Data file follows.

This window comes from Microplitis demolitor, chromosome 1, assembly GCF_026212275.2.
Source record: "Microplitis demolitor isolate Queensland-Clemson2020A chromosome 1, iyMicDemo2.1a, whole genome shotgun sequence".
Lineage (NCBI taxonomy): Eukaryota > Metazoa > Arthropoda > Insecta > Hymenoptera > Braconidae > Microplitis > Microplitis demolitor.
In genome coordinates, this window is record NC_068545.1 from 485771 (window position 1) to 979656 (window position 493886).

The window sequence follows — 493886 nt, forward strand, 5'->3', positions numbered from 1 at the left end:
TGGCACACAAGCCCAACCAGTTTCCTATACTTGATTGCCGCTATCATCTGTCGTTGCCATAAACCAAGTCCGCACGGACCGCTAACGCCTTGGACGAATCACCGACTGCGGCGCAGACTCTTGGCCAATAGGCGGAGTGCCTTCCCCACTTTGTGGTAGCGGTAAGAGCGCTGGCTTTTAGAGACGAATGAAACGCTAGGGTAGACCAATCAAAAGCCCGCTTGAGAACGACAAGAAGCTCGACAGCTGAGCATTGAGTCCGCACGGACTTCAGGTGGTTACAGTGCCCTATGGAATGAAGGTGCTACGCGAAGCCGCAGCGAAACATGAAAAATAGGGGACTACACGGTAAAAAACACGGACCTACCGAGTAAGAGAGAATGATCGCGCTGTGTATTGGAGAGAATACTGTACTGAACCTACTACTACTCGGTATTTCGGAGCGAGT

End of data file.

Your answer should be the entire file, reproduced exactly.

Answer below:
This window comes from Microplitis demolitor, chromosome 1, assembly GCF_026212275.2.
Source record: "Microplitis demolitor isolate Queensland-Clemson2020A chromosome 1, iyMicDemo2.1a, whole genome shotgun sequence".
Lineage (NCBI taxonomy): Eukaryota > Metazoa > Arthropoda > Insecta > Hymenoptera > Braconidae > Microplitis > Microplitis demolitor.
In genome coordinates, this window is record NC_068545.1 from 485771 (window position 1) to 979656 (window position 493886).

The window sequence follows — 493886 nt, forward strand, 5'->3', positions numbered from 1 at the left end:
TGGCACACAAGCCCAACCAGTTTCCTATACTTGATTGCCGCTATCATCTGTCGTTGCCATAAACCAAGTCCGCACGGACCGCTAACGCCTTGGACGAATCACCGACTGCGGCGCAGACTCTTGGCCAATAGGCGGAGTGCCTTCCCCACTTTGTGGTAGCGGTAAGAGCGCTGGCTTTTAGAGACGAATGAAACGCTAGGGTAGACCAATCAAAAGCCCGCTTGAGAACGACAAGAAGCTCGACAGCTGAGCATTGAGTCCGCACGGACTTCAGGTGGTTACAGTGCCCTATGGAATGAAGGTGCTACGCGAAGCCGCAGCGAAACATGAAAAATAGGGGACTACACGGTAAAAAACACGGACCTACCGAGTAAGAGAGAATGATCGCGCTGTGTATTGGAGAGAATACTGTACTGAACCTACTACTACTCGGTATTTCGGAGCGAGT